Japanese diaper companies crack down on Chinese fakes

Japanese manufacturers of disposable diapers face a seemingly endless war against counterfeit baby nappies being sold in China, where trust for domestic baby products have faltered over safety concerns.

Daio Paper Corp, one of the leading diaper manufacturers in Japan, launched a crackdown on fake copies of its “Goo.n” disposable diapers in September after receiving complaints from consumers. Chinese authorities confiscated imitations of the Japan-made diapers and fined the illegal operators selling the pirated products.

But the diaper war doesn’t end there as demand continues to surge in China.

Fake diapers are almost indistinguishable from the real ones, down to the packaging and how the diapers look, officials at Daio said.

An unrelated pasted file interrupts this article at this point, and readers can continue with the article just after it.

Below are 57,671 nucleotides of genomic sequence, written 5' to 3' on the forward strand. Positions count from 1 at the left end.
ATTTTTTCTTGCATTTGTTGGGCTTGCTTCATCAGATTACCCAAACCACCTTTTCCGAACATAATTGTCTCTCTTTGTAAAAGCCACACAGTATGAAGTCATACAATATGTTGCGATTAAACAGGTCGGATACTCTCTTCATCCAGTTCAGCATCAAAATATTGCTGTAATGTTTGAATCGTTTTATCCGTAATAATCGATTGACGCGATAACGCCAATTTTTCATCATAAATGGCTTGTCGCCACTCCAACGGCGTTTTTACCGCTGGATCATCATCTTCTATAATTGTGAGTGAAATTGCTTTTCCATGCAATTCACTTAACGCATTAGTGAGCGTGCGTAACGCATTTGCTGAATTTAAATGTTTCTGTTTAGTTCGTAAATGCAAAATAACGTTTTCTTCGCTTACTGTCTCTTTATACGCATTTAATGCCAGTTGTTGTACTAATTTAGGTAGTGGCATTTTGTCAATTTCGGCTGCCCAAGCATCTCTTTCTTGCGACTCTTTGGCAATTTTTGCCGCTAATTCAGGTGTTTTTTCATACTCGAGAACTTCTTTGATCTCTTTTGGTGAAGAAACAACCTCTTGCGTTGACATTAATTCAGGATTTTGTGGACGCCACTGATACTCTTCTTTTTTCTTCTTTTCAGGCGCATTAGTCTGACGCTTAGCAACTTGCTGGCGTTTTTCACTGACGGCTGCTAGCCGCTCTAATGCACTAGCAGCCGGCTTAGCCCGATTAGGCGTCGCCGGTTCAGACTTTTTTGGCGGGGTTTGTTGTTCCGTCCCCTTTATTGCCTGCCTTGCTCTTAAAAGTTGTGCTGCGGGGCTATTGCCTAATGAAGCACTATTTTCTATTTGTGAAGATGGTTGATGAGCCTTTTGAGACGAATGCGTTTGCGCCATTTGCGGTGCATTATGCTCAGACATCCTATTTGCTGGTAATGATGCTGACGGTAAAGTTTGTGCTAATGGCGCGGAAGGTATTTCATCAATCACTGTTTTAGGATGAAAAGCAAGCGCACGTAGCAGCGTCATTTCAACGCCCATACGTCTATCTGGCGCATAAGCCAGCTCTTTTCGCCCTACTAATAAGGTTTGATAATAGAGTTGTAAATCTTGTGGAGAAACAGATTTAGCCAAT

“They are elaborately made that at first viewers would never notice they are fake,” said Yasuro Tomatsuri, chief of Daio’s intellectual property section.

They are also being sold in China for twice their market prices at home. Fake Daio products fetch 155 to 185 yuan, nearly double their price in Japan.

Other Japanese diaper makers, such as Kao Corp and Unicharm Corp, have also fallen victim to counterfeit Chinese diapers.

Kao’s “Merries” diapers were reportedly shipped to China through unauthorized channels, The Asahi Shimbun reports.

“We will not only investigate the fact of unauthorized shipments, but will also take strict measures if we find any imitation products in China,” a Kao official said.

Leading Japanese maker Unicharm, known for its “Moony” diapers, said it has anti-piracy task forces in Japan and China but imitation products are still found in the market.

“New ones keep popping up, no matter how many we may dig out,” a Unicharm representative said. “There is no end to this game.”

China is a rapidly growing market for diapers, which are considered a luxury. The Japan External Trade Organization has estimated the market size at 10.2 billion yuan (170 billion yen or $1.7 billion) in 2013, triple the size from five years ago.

By Maesie Bertumen

Image: seasmoked/Flickr

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